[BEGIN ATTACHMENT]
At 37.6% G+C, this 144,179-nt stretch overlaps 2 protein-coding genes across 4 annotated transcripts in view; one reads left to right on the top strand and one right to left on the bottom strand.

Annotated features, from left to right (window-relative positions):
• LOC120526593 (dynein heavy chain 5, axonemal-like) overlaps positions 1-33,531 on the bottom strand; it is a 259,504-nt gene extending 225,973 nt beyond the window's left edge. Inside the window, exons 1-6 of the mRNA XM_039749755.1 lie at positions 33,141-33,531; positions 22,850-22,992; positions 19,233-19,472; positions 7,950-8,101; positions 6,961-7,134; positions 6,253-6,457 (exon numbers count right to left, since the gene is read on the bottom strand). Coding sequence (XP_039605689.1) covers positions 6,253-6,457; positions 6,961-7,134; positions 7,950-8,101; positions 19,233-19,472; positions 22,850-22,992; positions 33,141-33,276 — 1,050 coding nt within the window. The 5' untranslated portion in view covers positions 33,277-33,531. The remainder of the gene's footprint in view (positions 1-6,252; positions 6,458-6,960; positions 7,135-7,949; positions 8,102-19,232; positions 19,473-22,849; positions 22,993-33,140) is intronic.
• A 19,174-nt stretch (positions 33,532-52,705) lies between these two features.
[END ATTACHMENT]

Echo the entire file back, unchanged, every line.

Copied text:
At 37.6% G+C, this 144,179-nt stretch overlaps 2 protein-coding genes across 4 annotated transcripts in view; one reads left to right on the top strand and one right to left on the bottom strand.

Annotated features, from left to right (window-relative positions):
• LOC120526593 (dynein heavy chain 5, axonemal-like) overlaps positions 1-33,531 on the bottom strand; it is a 259,504-nt gene extending 225,973 nt beyond the window's left edge. Inside the window, exons 1-6 of the mRNA XM_039749755.1 lie at positions 33,141-33,531; positions 22,850-22,992; positions 19,233-19,472; positions 7,950-8,101; positions 6,961-7,134; positions 6,253-6,457 (exon numbers count right to left, since the gene is read on the bottom strand). Coding sequence (XP_039605689.1) covers positions 6,253-6,457; positions 6,961-7,134; positions 7,950-8,101; positions 19,233-19,472; positions 22,850-22,992; positions 33,141-33,276 — 1,050 coding nt within the window. The 5' untranslated portion in view covers positions 33,277-33,531. The remainder of the gene's footprint in view (positions 1-6,252; positions 6,458-6,960; positions 7,135-7,949; positions 8,102-19,232; positions 19,473-22,849; positions 22,993-33,140) is intronic.
• A 19,174-nt stretch (positions 33,532-52,705) lies between these two features.